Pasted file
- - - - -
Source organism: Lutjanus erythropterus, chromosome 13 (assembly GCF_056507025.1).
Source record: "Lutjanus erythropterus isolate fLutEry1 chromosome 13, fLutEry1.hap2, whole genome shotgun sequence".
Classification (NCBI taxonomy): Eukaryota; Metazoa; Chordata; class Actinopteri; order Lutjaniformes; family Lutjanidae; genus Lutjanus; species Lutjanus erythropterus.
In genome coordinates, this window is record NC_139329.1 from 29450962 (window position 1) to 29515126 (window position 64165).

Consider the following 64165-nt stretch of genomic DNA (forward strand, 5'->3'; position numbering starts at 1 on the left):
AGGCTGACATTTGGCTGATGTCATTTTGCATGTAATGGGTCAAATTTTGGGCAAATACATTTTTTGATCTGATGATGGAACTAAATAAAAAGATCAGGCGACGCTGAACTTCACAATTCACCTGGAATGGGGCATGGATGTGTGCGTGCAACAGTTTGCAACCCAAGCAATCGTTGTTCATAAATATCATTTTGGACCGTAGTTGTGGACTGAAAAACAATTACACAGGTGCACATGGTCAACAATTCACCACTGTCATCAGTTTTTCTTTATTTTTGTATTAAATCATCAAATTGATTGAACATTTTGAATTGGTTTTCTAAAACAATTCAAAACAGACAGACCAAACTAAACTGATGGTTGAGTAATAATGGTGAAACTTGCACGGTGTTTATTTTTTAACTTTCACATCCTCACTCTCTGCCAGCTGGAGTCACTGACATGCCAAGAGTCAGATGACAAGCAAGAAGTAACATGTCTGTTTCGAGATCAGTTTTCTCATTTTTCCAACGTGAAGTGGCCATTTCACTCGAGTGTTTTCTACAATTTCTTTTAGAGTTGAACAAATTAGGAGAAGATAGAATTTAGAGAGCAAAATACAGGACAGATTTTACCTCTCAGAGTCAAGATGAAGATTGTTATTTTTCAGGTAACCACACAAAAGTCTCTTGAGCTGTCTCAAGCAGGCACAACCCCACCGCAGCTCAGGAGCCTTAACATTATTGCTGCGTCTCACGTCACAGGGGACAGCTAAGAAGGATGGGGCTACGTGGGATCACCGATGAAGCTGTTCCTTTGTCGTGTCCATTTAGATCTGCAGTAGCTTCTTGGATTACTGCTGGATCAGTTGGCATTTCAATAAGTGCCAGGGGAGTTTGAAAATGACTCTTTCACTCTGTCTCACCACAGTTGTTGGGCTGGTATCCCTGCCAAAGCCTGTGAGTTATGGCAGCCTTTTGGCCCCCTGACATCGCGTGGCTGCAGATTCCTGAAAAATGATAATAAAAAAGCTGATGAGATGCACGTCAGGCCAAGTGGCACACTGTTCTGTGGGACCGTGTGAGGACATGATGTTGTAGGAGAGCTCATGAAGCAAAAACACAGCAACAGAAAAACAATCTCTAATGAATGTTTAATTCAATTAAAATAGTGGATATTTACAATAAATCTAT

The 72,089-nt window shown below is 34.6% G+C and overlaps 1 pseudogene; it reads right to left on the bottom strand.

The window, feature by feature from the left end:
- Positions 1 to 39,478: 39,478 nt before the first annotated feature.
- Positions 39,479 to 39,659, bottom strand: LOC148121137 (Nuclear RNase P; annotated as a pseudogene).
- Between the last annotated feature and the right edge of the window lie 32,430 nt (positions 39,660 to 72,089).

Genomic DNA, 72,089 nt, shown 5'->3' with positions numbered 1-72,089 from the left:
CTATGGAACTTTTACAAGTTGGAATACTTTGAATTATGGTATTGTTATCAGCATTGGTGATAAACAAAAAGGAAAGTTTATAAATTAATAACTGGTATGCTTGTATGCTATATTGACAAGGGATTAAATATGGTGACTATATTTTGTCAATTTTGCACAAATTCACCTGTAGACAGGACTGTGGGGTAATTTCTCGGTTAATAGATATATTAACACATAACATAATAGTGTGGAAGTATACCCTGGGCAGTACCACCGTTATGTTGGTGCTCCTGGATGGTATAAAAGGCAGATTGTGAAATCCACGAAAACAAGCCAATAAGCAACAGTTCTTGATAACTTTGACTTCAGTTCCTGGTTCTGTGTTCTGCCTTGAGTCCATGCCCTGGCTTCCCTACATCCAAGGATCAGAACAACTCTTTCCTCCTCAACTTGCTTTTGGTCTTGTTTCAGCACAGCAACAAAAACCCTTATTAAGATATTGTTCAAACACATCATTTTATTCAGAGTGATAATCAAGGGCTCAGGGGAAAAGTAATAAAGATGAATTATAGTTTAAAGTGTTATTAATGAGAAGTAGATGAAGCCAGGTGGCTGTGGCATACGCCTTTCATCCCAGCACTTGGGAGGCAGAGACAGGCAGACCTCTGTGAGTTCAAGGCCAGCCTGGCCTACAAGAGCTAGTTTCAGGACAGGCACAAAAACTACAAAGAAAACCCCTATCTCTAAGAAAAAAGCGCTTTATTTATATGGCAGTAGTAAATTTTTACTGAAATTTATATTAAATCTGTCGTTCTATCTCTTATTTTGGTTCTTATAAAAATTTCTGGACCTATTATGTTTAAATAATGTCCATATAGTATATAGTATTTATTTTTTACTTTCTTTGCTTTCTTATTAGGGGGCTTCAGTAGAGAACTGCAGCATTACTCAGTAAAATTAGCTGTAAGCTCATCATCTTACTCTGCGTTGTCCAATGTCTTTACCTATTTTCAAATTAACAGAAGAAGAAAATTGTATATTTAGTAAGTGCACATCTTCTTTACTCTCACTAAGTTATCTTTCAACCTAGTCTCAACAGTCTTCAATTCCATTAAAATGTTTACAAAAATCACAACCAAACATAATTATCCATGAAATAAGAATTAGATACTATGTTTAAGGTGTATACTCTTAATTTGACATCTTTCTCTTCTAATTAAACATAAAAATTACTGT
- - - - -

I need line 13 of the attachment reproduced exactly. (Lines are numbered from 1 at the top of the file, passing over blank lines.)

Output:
CTATGGAACTTTTACAAGTTGGAATACTTTGAATTATGGTATTGTTATCAGCATTGGTGATAAACAAAAAGGAAAGTTTATAAATTAATAACTGGTATGCTTGTATGCTATATTGACAAGGGATTAAATATGGTGACTATATTTTGTCAATTTTGCACAAATTCACCTGTAGACAGGACTGTGGGGTAATTTCTCGGTTAATAGATATATTAACACATAACATAATAGTGTGGAAGTATACCCTGGGCAGTACCACCGTTATGTTGGTGCTCCTGGATGGTATAAAAGGCAGATTGTGAAATCCACGAAAACAAGCCAATAAGCAACAGTTCTTGATAACTTTGACTTCAGTTCCTGGTTCTGTGTTCTGCCTTGAGTCCATGCCCTGGCTTCCCTACATCCAAGGATCAGAACAACTCTTTCCTCCTCAACTTGCTTTTGGTCTTGTTTCAGCACAGCAACAAAAACCCTTATTAAGATATTGTTCAAACACATCATTTTATTCAGAGTGATAATCAAGGGCTCAGGGGAAAAGTAATAAAGATGAATTATAGTTTAAAGTGTTATTAATGAGAAGTAGATGAAGCCAGGTGGCTGTGGCATACGCCTTTCATCCCAGCACTTGGGAGGCAGAGACAGGCAGACCTCTGTGAGTTCAAGGCCAGCCTGGCCTACAAGAGCTAGTTTCAGGACAGGCACAAAAACTACAAAGAAAACCCCTATCTCTAAGAAAAAAGCGCTTTATTTATATGGCAGTAGTAAATTTTTACTGAAATTTATATTAAATCTGTCGTTCTATCTCTTATTTTGGTTCTTATAAAAATTTCTGGACCTATTATGTTTAAATAATGTCCATATAGTATATAGTATTTATTTTTTACTTTCTTTGCTTTCTTATTAGGGGGCTTCAGTAGAGAACTGCAGCATTACTCAGTAAAATTAGCTGTAAGCTCATCATCTTACTCTGCGTTGTCCAATGTCTTTACCTATTTTCAAATTAACAGAAGAAGAAAATTGTATATTTAGTAAGTGCACATCTTCTTTACTCTCACTAAGTTATCTTTCAACCTAGTCTCAACAGTCTTCAATTCCATTAAAATGTTTACAAAAATCACAACCAAACATAATTATCCATGAAATAAGAATTAGATACTATGTTTAAGGTGTATACTCTTAATTTGACATCTTTCTCTTCTAATTAAACATAAAAATTACTGT